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Populist Politics Meet Popular Culture | The Nation

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Populist Politics Meet Popular Culture

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"If Vice President Cheney were here, he'd tell you all to go fuck yourself!"

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Ari Berman
Ari Berman
Ari Berman, a contributing writer for The Nation magazine and an Investigative Journalism Fellow at The Nation...

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A panel of Republican judges issues a stunning decision reinstating Wisconsin’s voter ID law before the midterms.

More than 450 voters did not have their ballots counted in the state’s May primary as a result of the country’s harshest voting law.

To a rousing cheer, Al Franken nailed the mood at MoveOn.org's latest New York function, a star-studded gala at Hammerstein Ballroom celebrating its new celebrity extraordinaire ad campaign, titled "10 Weeks: Don't Get Mad, Get Even." By launching ads either starring, directed or written by Hollywood celebrities, MoveOn strives to move beyond the Washington consultant-driven ad model to reach a broader audience. As they watched their favorite stars appear on camera and on stage, the sold-out crowd of 2,000 never knew that hating Bush could be so fun.

Folk rocker Natalie Merchant performed a stirring rendition of the coal-miner protest classic "Which Side Are You On?" Electro-nerd Moby covered Buffalo Springfield's antiwar favorite "For What It's Worth." Former Jane's Addiction frontman Perry Farrell played his classic, "Idiots Rule." Hip-hop group The Roots literally rocked the vote, substituting the phrase "I'll Be Anti-Bush for Life," into the chorus of their hit single. "Know why MoveOn is so fantastic?" asked former presidential hopeful Howard Dean. "Because they tell the truth."

Beforehand, a vulturous press corps swarmed the stars and pseudo-celebs (Phil Donahue, Illeana Douglas) in the third-floor VIP section, complete with a roped-off photographer's section and open bar. The A-list crowd and MoveOn's ever-magnifying presence drew Entertainment Tonight, People, Rolling Stone, VH1 and US Weekly. The US Weekly reporter queried Illeana Douglas as to what question she would like to ask President Bush. When she struggled to reply, US asked the tough follow-up: "Who's the sexiest athlete at the Athens Olympics?" Popular culture still trumps populist politics.

More important, a few of the fifteen ads debuting were genuinely powerful and could legitimately connect with coveted swing voters and important demographic blocs. The first ad comes courtesy of hip-hop director Benny Boom. To a pulsing beat, a group of determined, rapidly multiplying African-American kids in Brooklyn march toward a polling station. When a few dozen roll up, an officer dismissively replies, "Whoa, whoa, what's the problem?" "There ain't no problem," the lead teenager responds confidently. "We're here to vote." MoveOn plans to air the ad in largely African-American communities, accompanied by a petition calling on the Bush Administration to denounce recent voter-suppression tactics in Michigan and Florida.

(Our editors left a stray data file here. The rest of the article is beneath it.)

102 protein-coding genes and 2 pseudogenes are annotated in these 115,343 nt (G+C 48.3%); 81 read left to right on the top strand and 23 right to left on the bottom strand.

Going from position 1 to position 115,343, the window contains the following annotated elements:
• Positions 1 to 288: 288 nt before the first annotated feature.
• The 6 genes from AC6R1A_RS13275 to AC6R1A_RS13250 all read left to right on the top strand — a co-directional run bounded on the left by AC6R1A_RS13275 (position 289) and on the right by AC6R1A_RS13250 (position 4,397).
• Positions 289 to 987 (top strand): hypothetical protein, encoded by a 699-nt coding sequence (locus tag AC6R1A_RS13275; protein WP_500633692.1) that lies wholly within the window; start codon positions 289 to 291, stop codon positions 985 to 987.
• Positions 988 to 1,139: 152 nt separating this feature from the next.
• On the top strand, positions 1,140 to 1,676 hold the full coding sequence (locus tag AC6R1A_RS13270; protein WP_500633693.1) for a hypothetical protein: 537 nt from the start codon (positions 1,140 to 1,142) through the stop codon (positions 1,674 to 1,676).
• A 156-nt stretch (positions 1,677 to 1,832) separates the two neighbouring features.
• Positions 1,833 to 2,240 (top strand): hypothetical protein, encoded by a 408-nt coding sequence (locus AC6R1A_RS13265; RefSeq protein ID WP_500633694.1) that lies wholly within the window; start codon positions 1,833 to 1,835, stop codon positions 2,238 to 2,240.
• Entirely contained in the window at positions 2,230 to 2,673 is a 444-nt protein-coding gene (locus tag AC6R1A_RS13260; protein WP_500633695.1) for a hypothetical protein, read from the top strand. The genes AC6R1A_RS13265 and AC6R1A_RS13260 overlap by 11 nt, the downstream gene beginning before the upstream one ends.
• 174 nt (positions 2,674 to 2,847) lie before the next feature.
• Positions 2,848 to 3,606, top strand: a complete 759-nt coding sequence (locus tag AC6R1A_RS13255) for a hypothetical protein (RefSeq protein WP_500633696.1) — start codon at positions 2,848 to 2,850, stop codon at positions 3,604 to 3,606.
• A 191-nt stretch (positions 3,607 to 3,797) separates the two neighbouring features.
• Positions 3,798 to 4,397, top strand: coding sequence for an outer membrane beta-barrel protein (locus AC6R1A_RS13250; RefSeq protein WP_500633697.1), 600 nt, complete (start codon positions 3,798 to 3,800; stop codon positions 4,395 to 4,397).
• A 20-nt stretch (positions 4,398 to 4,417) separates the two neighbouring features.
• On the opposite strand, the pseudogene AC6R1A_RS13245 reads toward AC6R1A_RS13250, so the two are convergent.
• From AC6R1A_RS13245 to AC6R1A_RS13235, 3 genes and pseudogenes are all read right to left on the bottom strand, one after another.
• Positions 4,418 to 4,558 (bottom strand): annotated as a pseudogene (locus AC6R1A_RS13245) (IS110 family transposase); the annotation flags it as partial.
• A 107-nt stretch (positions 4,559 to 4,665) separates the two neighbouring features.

Another crowd-pleaser, "Mistake," by veteran liberal director Rob Reiner, takes up the question posed to Bush at his April 13, 2004, press conference on Iraq: "After 9/11, what would your biggest mistake be?" As Bush clumsily dances around the most basic of questions, figures appear on the screen: "3.8 million Americans lost health insurance; 1.4 million Americans lost their jobs; In Iraq, over 600 Americans dead or wounded." "Four years ago, a mistake was made," says Reiner. "On November 2, we can correct that." Another huge ovation.

Model Rebecca Romijn stars in the sizzling "Stranded Republicans" spot. She picks up a guy whose car has broken down on the side of the road. "You a Republican?" she asks, before letting him in. "It must be hard not having a candidate for President." "What do you mean?" he asks. "Well, Republicans would never create the largest deficit on history," she replies, rattling off a list of unconservative failures of the right-wing Administration. Before dropping him off, Romijn extends an olive branch. "Don't worry, you're not alone," she says, offering a different sticker: Another Republican Voting for Kerry. "You got another?" he asks.

Finally, the creators of "Child's Pay," the ad CBS refused to run during the Super Bowl, are back with another moving spot, titled "The Air We Breathe." Shot in shades of gray and set to a hypnotic Moby song, it shows pregnant women, Little League baseball players, track and field stars, and babies smoking computer-generated cigarettes. "While George Bush deliberately dismantles our Clean Air Act, many Americans are smoking an equivalent of a pack a day," the caption reads, "Just from breathing the air."

The new MoveOn spots touch all the issues: air pollution, budget deficits, lost jobs, voter disenfranchisement, skyrocketing healthcare costs, war profiteering, civil liberties and more. "MoveOn ads tap into Karl Rove's biggest fear," Al Franken joked. "Bush's record."

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